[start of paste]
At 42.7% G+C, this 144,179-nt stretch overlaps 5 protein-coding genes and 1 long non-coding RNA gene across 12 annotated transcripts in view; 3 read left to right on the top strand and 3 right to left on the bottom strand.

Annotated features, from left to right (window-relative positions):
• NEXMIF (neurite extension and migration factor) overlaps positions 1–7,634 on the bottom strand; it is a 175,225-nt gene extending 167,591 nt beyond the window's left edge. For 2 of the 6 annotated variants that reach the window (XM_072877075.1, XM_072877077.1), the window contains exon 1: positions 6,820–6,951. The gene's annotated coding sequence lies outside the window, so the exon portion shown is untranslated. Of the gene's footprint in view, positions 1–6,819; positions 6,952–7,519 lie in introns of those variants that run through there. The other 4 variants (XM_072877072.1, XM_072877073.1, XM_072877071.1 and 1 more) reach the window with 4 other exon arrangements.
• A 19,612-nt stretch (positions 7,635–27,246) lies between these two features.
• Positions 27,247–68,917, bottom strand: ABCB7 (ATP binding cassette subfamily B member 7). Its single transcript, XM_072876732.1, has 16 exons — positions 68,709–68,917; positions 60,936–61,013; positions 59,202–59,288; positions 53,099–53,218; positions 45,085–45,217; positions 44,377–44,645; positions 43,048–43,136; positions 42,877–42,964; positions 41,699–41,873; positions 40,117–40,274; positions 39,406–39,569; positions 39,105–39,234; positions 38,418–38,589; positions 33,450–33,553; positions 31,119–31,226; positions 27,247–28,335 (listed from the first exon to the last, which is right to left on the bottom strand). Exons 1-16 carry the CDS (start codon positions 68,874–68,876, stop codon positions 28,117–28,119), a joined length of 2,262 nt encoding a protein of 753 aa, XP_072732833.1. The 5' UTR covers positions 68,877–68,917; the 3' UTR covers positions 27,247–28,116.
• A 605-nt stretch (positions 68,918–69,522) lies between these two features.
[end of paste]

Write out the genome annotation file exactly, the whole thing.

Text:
At 42.7% G+C, this 144,179-nt stretch overlaps 5 protein-coding genes and 1 long non-coding RNA gene across 12 annotated transcripts in view; 3 read left to right on the top strand and 3 right to left on the bottom strand.

Annotated features, from left to right (window-relative positions):
• NEXMIF (neurite extension and migration factor) overlaps positions 1–7,634 on the bottom strand; it is a 175,225-nt gene extending 167,591 nt beyond the window's left edge. For 2 of the 6 annotated variants that reach the window (XM_072877075.1, XM_072877077.1), the window contains exon 1: positions 6,820–6,951. The gene's annotated coding sequence lies outside the window, so the exon portion shown is untranslated. Of the gene's footprint in view, positions 1–6,819; positions 6,952–7,519 lie in introns of those variants that run through there. The other 4 variants (XM_072877072.1, XM_072877073.1, XM_072877071.1 and 1 more) reach the window with 4 other exon arrangements.
• A 19,612-nt stretch (positions 7,635–27,246) lies between these two features.
• Positions 27,247–68,917, bottom strand: ABCB7 (ATP binding cassette subfamily B member 7). Its single transcript, XM_072876732.1, has 16 exons — positions 68,709–68,917; positions 60,936–61,013; positions 59,202–59,288; positions 53,099–53,218; positions 45,085–45,217; positions 44,377–44,645; positions 43,048–43,136; positions 42,877–42,964; positions 41,699–41,873; positions 40,117–40,274; positions 39,406–39,569; positions 39,105–39,234; positions 38,418–38,589; positions 33,450–33,553; positions 31,119–31,226; positions 27,247–28,335 (listed from the first exon to the last, which is right to left on the bottom strand). Exons 1-16 carry the CDS (start codon positions 68,874–68,876, stop codon positions 28,117–28,119), a joined length of 2,262 nt encoding a protein of 753 aa, XP_072732833.1. The 5' UTR covers positions 68,877–68,917; the 3' UTR covers positions 27,247–28,116.
• A 605-nt stretch (positions 68,918–69,522) lies between these two features.